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3 March 2005
 
Olympic Stamps
 
During the Olympic games in Athens, Australian postal workers issued stamps of the gold medallists within 48 hours of them winning.


MICK BUNWORTH: It's a sight that staff at the Gunnedah Post Office have become used to in the past week -- Nita Snape and her daughters, Glynnis and Lynette Toubou, marching determinedly across the road towards them.

GLYNISS TABOU: Hello Kev, how we going for the stamps?

NITA SNAPE, SARA CARRIGAN'S GRANDMOTHER: Could I have 20, please? Twenty stamps please.

KEVIN MILLER, GUNNEDAH POST OFFICE: We've got a bit of a problem about the stamps -- we've run out.

LYNETTE TOUBOU: What are we going to do without stamps of Sara?

MICK BUNWORTH: Sara is Australia's gold-medal-winning road cyclist, Sara Carrigan.

Her aunties and grandmother have been quick to make the most of the honour Australia Post bestows on all our gold medallists -- their very own stamp.

AMBER MCDOUGALL, MANAGER, AUSTRALIA POST PHILATELIC: Australia Post is one of the few post offices in the world that puts living people on stamps.

Of course we have the Queen and we have our living legends for Australia Day and then we have our gold medallists.

SARA CARRIGAN, OLYMPIC CYCLING GOLD MEDALLIST: I actually got to see it yesterday and I was told that my Nanna went down to the local post office in Gunnedah and bought them out.

MICK BUNWORTH: So how many did your Nanna buy?

SARA CARRIGAN: I think there was too many to count.

MICK BUNWORTH: But the effort to get the gold medallists' stamps into post offices around Australia within 48 hours of the presentation ceremony requires an effort almost as magical as that of the athletes themselves.

JANET BOSCHEN, OLYMPIC STAMP PROJECT MANAGER: The time difference between Athens and Melbourne is very different, like, they're seven hours behind us, so we've sort of lost seven hours to start with and so there's pressure there.

We're finding that medals are being won over there about 11 o'clock at night, so we're all getting out of bed at 3:00 in the morning.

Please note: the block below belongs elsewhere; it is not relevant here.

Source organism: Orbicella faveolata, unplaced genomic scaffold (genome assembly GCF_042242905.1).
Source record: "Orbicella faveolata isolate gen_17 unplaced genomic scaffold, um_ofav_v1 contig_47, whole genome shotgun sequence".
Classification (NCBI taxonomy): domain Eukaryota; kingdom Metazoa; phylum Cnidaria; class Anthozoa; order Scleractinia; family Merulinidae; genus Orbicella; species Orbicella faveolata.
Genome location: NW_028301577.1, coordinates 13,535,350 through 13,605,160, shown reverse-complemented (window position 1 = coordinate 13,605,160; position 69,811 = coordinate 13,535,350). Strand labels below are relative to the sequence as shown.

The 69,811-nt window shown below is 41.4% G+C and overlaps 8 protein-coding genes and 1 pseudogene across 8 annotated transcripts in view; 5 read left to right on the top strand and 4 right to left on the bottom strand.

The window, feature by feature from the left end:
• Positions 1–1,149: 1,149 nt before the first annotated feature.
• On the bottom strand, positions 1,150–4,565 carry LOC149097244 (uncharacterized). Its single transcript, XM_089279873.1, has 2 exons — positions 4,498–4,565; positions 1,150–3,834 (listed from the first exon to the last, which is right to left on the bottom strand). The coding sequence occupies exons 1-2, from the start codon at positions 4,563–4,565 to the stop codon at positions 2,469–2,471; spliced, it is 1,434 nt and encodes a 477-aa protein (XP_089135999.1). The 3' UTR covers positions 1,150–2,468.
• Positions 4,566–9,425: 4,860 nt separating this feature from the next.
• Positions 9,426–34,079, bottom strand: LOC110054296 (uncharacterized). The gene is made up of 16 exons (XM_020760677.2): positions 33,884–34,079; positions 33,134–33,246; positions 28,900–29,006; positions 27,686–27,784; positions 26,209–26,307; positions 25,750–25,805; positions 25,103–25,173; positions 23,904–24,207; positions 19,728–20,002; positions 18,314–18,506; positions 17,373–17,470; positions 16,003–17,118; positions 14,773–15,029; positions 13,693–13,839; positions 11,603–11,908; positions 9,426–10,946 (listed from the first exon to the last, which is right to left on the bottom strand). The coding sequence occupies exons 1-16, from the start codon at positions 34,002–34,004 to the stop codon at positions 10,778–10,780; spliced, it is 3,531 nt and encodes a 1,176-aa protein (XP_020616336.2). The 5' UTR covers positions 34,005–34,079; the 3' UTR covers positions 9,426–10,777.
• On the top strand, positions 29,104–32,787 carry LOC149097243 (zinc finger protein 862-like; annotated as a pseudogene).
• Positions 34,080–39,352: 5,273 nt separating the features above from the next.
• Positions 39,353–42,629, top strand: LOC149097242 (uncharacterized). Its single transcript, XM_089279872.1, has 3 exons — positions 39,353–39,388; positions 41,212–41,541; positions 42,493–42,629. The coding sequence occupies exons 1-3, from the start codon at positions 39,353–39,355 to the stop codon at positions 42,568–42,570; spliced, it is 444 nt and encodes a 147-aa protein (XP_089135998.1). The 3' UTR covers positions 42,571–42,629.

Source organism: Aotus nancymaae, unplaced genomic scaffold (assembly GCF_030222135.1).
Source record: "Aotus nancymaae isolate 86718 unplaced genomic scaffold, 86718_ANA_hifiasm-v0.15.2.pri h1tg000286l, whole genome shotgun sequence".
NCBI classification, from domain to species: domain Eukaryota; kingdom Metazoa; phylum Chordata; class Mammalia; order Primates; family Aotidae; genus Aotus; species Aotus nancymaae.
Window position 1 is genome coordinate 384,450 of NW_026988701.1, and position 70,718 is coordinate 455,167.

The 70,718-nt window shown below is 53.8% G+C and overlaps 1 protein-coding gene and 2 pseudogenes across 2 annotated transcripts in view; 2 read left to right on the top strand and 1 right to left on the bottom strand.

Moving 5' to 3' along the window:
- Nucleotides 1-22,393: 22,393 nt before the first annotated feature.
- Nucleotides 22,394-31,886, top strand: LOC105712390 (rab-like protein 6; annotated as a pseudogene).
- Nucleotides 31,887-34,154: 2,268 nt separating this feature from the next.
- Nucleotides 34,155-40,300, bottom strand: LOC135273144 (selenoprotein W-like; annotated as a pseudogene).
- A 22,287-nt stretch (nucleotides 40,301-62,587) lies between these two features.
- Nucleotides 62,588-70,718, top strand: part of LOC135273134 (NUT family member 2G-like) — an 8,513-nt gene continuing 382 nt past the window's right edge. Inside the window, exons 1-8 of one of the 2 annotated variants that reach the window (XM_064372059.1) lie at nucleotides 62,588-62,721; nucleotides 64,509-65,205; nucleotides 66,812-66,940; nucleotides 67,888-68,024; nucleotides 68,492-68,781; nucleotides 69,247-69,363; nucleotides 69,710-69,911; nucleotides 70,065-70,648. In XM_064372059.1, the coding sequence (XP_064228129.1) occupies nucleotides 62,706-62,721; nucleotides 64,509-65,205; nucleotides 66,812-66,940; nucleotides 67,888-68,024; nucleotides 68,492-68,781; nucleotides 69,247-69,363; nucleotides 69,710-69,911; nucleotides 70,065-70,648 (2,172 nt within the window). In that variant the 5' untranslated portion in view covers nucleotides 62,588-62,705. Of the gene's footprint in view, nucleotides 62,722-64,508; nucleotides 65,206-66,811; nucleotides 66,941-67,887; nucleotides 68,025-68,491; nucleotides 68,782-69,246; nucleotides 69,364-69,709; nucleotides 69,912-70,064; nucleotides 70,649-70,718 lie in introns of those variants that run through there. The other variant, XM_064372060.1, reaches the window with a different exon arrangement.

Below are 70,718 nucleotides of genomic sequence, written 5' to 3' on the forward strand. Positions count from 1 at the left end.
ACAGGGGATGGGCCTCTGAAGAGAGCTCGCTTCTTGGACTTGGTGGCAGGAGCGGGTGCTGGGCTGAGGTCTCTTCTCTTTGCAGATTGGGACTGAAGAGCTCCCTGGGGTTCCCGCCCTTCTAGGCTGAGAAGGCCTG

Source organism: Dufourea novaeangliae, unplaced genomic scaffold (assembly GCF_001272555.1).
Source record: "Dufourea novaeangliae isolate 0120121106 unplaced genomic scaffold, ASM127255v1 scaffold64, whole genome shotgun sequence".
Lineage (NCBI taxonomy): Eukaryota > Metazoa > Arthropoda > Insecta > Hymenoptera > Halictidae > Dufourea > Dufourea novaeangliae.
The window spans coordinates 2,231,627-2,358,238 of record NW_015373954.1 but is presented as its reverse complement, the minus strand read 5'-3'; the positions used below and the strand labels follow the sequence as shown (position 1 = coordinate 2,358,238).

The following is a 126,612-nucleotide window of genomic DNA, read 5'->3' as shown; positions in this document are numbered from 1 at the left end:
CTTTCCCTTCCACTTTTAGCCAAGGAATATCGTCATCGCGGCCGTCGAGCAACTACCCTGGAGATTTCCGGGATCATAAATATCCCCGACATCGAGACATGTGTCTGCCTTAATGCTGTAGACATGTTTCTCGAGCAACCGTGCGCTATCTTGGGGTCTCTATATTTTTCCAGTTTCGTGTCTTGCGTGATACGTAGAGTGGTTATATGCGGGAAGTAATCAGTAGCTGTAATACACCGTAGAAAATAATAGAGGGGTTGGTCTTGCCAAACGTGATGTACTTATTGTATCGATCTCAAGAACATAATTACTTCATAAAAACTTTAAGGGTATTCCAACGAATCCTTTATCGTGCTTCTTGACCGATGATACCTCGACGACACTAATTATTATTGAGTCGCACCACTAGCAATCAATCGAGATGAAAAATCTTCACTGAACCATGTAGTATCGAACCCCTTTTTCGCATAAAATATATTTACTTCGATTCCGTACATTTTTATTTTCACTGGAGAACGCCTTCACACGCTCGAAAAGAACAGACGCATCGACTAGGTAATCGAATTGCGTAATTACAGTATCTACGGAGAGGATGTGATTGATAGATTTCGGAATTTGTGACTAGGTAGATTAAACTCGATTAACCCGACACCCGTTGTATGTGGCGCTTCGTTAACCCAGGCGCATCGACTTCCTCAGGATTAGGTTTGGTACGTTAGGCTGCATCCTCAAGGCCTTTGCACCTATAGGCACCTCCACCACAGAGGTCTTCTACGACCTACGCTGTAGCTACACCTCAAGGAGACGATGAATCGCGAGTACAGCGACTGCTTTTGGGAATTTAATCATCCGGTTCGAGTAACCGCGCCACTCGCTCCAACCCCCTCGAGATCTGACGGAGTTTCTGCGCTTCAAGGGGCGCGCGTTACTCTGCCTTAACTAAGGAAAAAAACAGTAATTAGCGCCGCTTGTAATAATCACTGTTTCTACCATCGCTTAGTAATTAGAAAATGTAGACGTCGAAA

MICK BUNWORTH: The team of researchers and graphic designers work through the night, shaping and reshaping the design.

MICK BUNWORTH: Gold-medal-winning trap shooter Suzy Balogh received her honour with a philatelist's enthusiasm.

SUZY BALOGH, OLYMPIC SHOOTING GOLD MEDALLIST: I've been collecting stamps, not so much these years, but I do collect them at work, and I've been doing it since I was about eight.

Started by Mum just giving me a stamp album.

MICK BUNWORTH: Poster-sized versions of the stamps are currently on display in the National Portrait Gallery in Canberra.


story notes

 used to
 
Here used to means accustomed to. Follow the link to find out how else to use the expression used to.
 
more information: used to

 run out
 
If you run out of something you have no more left.
 
Example: We've run out of coffee.
 
For more meanings of the phrasal verb run out follow the link.
 
more information: run out

 Australia Post
 
Australia Post is the official name of Australia's postal service. A postal service is an organisation that delivers mail, or letters and parcels.
 

 post offices
 
A post office is a place where stamps are sold and from where letters and parcels are sent.
 

 living legends
 
Living legends are people who are still alive, who have done great things in their life.

  Australia Day
 
A national public holiday held on January 26 celebrating the beginning of European settlement.

 gold medallists
 
Gold medallists are people who have won gold medals at the Olympic Games.
 

 got
 
The past tense of the irregular verb get
 
more information: get

 told
 
The past participle of the irregular verb tell
 
more information: tell

 went
 
The past tense of the irregular verb go
 
more information: go

 bought them out
 
bought all of the stamps
 
Bought is the past tense of the irregular verb buy.
 
more information: buy

 did your Nanna buy?
 
Notice that when asking questions about things in the past, we use did and the basic form of the verb, in this case buy. So we say:
 
Example: What did your Nana buy?
 
And not
 
Example: What did your Nana bought?

 effort
 
Effort is the physical or mental energy you need to do something, or how hard you hard have to work at something.
 
Example: It takes a lot of effort to make English Bites.

 48 hours
 
two days

 presentation ceremony
 
A presentation ceremony is an occasion when medals are given to the winning athletes.
 

 magical
 
Here, magical is used to mean fantastic or extremely good.

 won
 
The past participle of the irregular verb win.
 
more information: win

 researchers
 
A researcher is a person who finds information.

 graphic designers
 
A graphic designer is a person who designs pictures and text to be used in things like books, magazines, web sites, and in this case, stamps.

 shaping and reshaping
 
Shaping means forming. And of course reshaping means shaping again. They design the stamp, then they design it over and over again, until it's just right.

 philatelist's
 
A philatelist is a stamp collector.